I am a post graduate engineering student(Computer Science). I have only one conference (not very good) publication in my name as a first author. One of my seniors labmate, worked on a very good research project a few months ago and wrote a paper. I have been approached by him to generate a few more results for his paper and proof reading and extending his paper with literature survey and elaborative explaination of results. I have been offered co-authorship(2nd author) for this paper. Now, though I can dedicate some time to do that work, but is accepting 2nd authorship worth.

I would like to ask in general as well, that is it worth to put effort in papers and get 2nd authorship given that the paper is not related to my primary area of research or rather work and dedicate time on one's own research and get papers as a first author ?

Note: I have seen that in academia (where I want to go), usually advertisements call for applications from people having at least X no of papers as first author.

  • Any lessons on this from the last eight years you picked up and can share? Probably valuable advice for someone else. Jul 14 '21 at 0:02

If the paper is well-written, contributes non-trivial knowledge to a particular field, is peer-reviewed, and you contributed significantly enough to the paper to be listed as an author, you should put your name on it. In the case of fields where pre-prints are common (i.e., it won't be peer-reviewed, at least initially), it is also worthwhile.

What you don't want is to be an author on a poorly written paper. In other words, you should be proud to list a publication on your CV even if it isn't exactly in your primary research area. Especially at this stage in the game, having a few good papers will help your case, even as a second author (and keep in mind that some fields, such as theoretical computer science, should have the authors listed alphabetically and all authors are considered primary).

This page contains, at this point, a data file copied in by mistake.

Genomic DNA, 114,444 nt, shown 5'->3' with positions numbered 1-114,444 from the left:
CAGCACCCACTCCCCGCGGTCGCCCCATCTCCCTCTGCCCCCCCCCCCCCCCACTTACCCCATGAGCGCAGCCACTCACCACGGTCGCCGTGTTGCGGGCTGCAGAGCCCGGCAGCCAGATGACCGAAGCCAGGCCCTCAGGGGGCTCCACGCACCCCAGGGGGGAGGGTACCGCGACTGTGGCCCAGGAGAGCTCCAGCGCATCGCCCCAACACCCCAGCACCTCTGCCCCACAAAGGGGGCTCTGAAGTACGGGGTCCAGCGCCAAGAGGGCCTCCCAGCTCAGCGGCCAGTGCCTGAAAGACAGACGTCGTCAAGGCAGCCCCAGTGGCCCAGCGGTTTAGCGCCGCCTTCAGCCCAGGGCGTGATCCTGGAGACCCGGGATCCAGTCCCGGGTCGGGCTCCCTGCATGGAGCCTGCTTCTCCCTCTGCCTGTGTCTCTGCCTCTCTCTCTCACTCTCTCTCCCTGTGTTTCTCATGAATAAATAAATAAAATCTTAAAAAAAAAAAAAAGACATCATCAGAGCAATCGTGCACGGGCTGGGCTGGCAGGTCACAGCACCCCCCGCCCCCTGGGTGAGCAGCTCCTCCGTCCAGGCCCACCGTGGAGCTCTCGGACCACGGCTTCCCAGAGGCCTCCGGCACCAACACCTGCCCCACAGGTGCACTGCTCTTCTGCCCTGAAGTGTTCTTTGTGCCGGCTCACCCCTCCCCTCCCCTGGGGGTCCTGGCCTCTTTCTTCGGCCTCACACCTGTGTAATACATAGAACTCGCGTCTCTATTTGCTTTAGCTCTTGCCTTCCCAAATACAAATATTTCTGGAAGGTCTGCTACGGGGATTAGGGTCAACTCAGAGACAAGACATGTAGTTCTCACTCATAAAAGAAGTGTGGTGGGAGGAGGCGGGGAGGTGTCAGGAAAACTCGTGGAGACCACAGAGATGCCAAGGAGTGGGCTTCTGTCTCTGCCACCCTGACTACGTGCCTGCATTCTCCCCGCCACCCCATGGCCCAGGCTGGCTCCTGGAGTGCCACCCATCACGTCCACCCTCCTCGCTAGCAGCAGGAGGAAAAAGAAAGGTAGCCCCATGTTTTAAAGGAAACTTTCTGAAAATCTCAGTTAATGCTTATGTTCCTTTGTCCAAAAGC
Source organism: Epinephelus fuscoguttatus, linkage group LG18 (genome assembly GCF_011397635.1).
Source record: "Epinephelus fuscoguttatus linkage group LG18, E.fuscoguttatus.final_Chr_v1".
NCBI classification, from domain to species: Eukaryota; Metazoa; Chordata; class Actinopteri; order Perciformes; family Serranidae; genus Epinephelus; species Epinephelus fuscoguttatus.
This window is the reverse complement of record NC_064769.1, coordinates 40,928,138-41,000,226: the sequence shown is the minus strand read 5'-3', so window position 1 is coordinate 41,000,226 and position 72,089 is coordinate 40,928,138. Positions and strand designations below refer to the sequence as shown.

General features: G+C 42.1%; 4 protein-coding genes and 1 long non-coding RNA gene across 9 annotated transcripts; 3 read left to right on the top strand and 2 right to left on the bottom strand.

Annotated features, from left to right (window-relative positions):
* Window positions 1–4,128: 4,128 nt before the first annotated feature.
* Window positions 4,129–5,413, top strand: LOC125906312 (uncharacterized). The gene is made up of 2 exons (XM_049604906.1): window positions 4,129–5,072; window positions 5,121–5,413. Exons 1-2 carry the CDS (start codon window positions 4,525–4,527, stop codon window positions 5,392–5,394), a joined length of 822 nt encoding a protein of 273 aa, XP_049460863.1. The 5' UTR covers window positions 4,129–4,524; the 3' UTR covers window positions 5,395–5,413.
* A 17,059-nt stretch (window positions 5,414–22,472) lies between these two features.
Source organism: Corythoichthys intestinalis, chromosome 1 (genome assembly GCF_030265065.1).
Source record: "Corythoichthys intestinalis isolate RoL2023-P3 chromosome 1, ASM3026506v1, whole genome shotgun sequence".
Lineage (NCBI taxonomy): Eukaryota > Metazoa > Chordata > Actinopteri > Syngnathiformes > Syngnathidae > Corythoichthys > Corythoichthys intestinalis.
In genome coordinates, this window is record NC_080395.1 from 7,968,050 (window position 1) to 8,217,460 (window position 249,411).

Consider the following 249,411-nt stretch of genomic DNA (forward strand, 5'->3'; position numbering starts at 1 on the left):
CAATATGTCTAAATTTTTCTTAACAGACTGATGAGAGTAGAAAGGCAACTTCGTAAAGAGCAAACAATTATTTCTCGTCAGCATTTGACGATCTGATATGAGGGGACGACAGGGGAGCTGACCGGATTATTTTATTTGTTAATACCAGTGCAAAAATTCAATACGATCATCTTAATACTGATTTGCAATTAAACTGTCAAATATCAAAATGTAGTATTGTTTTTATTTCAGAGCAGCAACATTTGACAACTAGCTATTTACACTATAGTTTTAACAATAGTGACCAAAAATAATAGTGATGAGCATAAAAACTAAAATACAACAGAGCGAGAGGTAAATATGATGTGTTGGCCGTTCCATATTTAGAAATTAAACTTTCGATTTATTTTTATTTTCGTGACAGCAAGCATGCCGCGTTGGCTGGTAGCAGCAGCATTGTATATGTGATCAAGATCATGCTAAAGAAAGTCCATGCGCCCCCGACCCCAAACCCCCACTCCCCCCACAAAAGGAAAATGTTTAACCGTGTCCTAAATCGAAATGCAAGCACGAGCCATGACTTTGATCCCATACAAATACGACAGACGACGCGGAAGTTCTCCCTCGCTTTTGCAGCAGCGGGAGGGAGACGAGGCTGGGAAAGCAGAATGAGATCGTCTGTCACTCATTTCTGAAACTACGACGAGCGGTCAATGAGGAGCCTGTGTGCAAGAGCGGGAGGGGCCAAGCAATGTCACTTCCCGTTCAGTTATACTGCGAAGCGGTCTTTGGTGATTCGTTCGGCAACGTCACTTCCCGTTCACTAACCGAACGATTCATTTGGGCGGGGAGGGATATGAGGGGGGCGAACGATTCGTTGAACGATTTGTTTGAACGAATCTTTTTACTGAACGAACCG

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    I think the question was whether it's worth doing the work, rather than accepting the credit having already done the work.
    – Random832
    Sep 16 '13 at 16:46

In my opinion, I would evaluate the quality of that paper (so far) first. If the quality is good, I would join him and become the second author. If the quality is poor, then walk away.

You have only one publication thus far. Have another one, even the second authorship, is definitely better than nothing. Not to mention your first authorship paper is not very good by your own evaluation.


In the end, each paper counts. I would not hesitate to get second authorship unless I felt I deserved to be first author on the paper. What you need to consider is if the time you spend is worth it. If the paper is going to a good journal then is more acceptable than if it goes to a low rank journal. When your cv is evaluated, number of papers, journal impact, and citations on the papers are most frequently looked at. First authorship is an important factor as always but having second authorship (I am assuming among several co-authors) shows that you have been instrumental in the paper (I am again assuming authorship order reflects contribution). As long as you have first authorship on a sizable fraction of papers no-one will think twice about coauthoships, particularly not early in ones career.


I think you have to do a cost/benefit analysis. It's always good to have another paper, even if you are second author. A hiring or review committee may ask you to describe your own contribution to the paper. As long as you can do that honestly and point to some substantive contribution to the paper, it will be to your benefit. If it will take you a significant amount of time then it is probably a substantive contribution. The fact that it is not completely aligned with your own research may be an asset...it shows that you can collaborate and are willing to get outside your comfort zone.